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Conyers Weighing Probe Of ACORN
April 1, 2009
The Washington Times
Opponents of the liberal activist group ACORN have found an unlikely champion in House Judiciary Committee Chairman John Conyers Jr., who is clashing with his own party to pursue hearings on accusations that the group has committed crimes ranging from voter fraud to a mob-style "protection" racket.
"I still want to do it and I probably will," Mr. Conyers, Michigan Democrat, told The Washington Times on Tuesday.
He dismissed the argument made by fellow Democrats that accusations of voter fraud and other crimes should be explored by prosecutors and decided in court, not by lawmakers in Congress.
"That's our jurisdiction, the Department of Justice," Mr. Conyers said. "That's what we handle - voter fraud. Unless that's been taken out of my jurisdiction and I didn't know it."
Mr. Conyers' continued commitment to hearings bristles Capitol Hill Democrats because it threatens to rekindle criticism of the financial ties and close cooperation between President Obama's campaign and ACORN and its sister organizations Citizens Services Inc. and Project Vote.
The groups came under fire during the campaign after probes into suspected voter fraud in a series of presidential battleground states, including Ohio, Pennsylvania, Michigan, New Mexico and Nevada.
Rep. Jerrold Nadler, New York Democrat and chairman of the Judiciary subcommittee with the jurisdiction to conduct the hearing, said he does not think Congress is the place to hear criminal charges.
"It's not our business to say ACORN is terrible or ACORN is wonderful. That's not a congressional job," Mr. Nadler said. "The evidence - I've listened to it - I think most of it is nonsense. If it's true, it's a law enforcement matter."
However, he said he would bow to Mr. Conyers' request for a hearing. Mr. Conyers said he hasn't "pushed him yet."
ACORN officials, who have consistently denied any wrongdoing, said they welcomed a congressional probe.
"We are confident that in any setting where the facts are laid bare that the right-wing campaign to smear ACORN's good work will be exposed," ACORN spokesman Brian Kettenring said.
Mr. Conyers' comments were made on the same day the Republican National Lawyers Association (RNLA) sent a letter to the Judiciary Committee to press for a hearing to "get to the bottom of the allegations" against ACORN.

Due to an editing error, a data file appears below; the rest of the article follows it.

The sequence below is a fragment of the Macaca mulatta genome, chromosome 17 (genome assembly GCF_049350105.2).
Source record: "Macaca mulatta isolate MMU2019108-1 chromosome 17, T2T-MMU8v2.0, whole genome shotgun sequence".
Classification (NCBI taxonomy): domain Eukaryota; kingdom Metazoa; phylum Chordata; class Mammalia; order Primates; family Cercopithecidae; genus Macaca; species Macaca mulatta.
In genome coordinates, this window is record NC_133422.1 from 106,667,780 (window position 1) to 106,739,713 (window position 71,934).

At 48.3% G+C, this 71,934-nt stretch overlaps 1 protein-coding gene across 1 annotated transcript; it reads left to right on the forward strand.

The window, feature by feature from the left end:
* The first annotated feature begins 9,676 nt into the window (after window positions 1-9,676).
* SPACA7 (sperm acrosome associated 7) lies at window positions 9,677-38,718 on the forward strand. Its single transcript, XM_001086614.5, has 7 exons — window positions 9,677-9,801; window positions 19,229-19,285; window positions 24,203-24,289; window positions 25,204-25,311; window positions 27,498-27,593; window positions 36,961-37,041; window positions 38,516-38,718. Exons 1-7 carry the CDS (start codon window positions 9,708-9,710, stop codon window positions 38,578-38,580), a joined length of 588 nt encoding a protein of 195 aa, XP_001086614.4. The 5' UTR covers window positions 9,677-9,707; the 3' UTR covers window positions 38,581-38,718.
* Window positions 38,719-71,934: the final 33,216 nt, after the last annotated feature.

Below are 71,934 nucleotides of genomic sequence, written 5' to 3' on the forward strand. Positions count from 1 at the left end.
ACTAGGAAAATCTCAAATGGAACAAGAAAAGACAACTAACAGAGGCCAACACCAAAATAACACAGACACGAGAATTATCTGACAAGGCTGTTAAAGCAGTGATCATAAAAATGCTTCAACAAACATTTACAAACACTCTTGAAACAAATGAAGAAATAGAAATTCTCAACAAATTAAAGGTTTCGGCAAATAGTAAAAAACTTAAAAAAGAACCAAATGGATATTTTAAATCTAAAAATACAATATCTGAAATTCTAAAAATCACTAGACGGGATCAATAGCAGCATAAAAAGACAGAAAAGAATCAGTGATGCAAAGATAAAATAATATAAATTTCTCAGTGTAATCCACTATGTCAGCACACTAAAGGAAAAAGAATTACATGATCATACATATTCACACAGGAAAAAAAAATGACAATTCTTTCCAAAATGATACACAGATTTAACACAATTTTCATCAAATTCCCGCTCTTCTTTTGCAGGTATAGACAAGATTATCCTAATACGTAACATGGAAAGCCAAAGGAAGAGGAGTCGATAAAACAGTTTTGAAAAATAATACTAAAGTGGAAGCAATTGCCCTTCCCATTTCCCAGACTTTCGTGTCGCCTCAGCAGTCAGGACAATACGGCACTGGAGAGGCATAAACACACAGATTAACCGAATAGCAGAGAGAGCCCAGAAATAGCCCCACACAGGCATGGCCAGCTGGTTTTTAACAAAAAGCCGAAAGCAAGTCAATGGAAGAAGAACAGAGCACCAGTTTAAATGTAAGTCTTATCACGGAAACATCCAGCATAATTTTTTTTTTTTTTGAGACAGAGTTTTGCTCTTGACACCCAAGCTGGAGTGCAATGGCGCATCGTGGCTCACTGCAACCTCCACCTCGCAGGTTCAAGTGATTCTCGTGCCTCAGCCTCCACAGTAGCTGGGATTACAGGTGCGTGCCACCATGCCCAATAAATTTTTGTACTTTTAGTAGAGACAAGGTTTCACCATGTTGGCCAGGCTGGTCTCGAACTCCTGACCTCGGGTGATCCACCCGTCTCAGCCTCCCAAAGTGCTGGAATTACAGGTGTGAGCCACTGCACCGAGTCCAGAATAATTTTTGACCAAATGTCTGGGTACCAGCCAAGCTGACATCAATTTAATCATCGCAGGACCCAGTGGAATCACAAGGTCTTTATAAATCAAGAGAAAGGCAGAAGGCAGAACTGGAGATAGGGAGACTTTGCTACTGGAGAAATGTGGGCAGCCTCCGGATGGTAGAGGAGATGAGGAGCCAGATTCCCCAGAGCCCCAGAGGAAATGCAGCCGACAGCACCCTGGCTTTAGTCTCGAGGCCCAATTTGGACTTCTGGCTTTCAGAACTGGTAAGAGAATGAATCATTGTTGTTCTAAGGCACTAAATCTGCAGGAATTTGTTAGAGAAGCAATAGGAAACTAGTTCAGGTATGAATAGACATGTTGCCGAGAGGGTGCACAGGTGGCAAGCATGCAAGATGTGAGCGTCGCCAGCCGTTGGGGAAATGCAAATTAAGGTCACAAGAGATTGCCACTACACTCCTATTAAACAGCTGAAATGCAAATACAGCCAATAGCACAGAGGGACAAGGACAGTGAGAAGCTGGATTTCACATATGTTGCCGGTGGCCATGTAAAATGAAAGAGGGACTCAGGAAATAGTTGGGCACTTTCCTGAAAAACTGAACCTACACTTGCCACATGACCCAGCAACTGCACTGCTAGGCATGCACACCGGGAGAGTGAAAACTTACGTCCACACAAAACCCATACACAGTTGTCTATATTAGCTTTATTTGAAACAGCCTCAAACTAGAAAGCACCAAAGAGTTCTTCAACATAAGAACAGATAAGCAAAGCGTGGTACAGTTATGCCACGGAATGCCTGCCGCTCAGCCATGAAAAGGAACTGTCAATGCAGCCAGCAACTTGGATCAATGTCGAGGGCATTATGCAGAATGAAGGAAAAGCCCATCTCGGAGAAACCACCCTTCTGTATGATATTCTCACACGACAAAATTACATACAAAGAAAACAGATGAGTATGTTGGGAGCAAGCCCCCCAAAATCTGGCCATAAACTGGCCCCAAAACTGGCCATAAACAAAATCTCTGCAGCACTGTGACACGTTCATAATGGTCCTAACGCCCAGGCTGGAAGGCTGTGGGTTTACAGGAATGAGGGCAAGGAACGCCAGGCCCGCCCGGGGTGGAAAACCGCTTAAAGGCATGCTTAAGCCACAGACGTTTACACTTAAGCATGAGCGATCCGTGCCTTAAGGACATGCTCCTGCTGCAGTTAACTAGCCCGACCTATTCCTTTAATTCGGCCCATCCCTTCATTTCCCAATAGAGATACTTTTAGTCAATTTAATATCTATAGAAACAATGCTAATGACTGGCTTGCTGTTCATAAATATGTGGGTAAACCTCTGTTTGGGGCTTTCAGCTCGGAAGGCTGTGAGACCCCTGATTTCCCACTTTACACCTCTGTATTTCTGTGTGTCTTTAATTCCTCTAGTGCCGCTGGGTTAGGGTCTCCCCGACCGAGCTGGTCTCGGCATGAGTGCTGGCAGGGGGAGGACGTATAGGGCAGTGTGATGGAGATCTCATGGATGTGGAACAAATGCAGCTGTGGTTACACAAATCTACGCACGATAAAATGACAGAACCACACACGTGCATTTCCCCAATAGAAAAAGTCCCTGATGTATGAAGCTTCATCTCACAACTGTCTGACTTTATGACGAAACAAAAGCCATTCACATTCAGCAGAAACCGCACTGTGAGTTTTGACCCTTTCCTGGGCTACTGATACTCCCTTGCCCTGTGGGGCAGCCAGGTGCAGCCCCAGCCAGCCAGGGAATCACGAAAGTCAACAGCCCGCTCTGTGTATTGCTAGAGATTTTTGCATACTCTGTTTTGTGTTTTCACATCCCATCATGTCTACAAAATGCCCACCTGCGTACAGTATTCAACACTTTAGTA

Cleta Mitchell, RNLA co-chairman and a Washington lawyer, said she was pleased when she learned that Mr. Conyers had pledged to follow through with a probe of ACORN, though she remained skeptical the chairman would take on the Democrat-allied group.
"I hope this is a real hearing and not a whitewash," she said. "If there is a panel comprised primarily of those who want to bury the truth about ACORN, then it won't be a real hearing."
Mr. Conyers, a fierce partisan known for his drive to continue investigating the Bush administration, first shifted his position on ACORN at a March 19 hearing of Mr. Nadler's subcommittee that explored issues from the 2008 presidential election.
He suggested a congressional probe after scathing testimony that the nonprofit group was violating tax, campaign-finance and other laws by, among other things, sharing with the Barack Obama campaign a list of the Democrat's maxed-out campaign donors so ACORN could use it to solicit them for a get-out-the-vote drive.
The proposal was met by resistance from Mr. Nadler, and Mr. Conyers had not publicly pressed the matter since then.
Mr. Conyers previously defended ACORN. In October, he condemned an FBI voter fraud investigation targeting the group. He questioned whether it was politically motivated to hamper a voter-registration drive targeting groups likely to support Mr. Obama's candidacy.
The testimony that provoked the change was delivered by Pittsburgh lawyer Heather Heidelbaugh, a member of the RNLA executive committee.
She also testified that the organization provided liberal causes with protest-for-hire services and coerced donations from targets of demonstrations through a shakedown it called the "muscle for the money" program.
Ms. Heidelbaugh spearheaded an unsuccessful lawsuit last year seeking a court injunction in Pennsylvania against ACORN's voter-registration drive for the 2008 presidential campaign. She appeared as a witness at the request of Republican committee members.
The accusations against the group were based entirely on sworn court testimony late last year by ACORN whistleblower Anita MonCrief. No ACORN officials testified at the March 19 hearing, but they have dismissed Ms. MonCrief as a disgruntled, low-level employee who was fired for stealing money from the organization.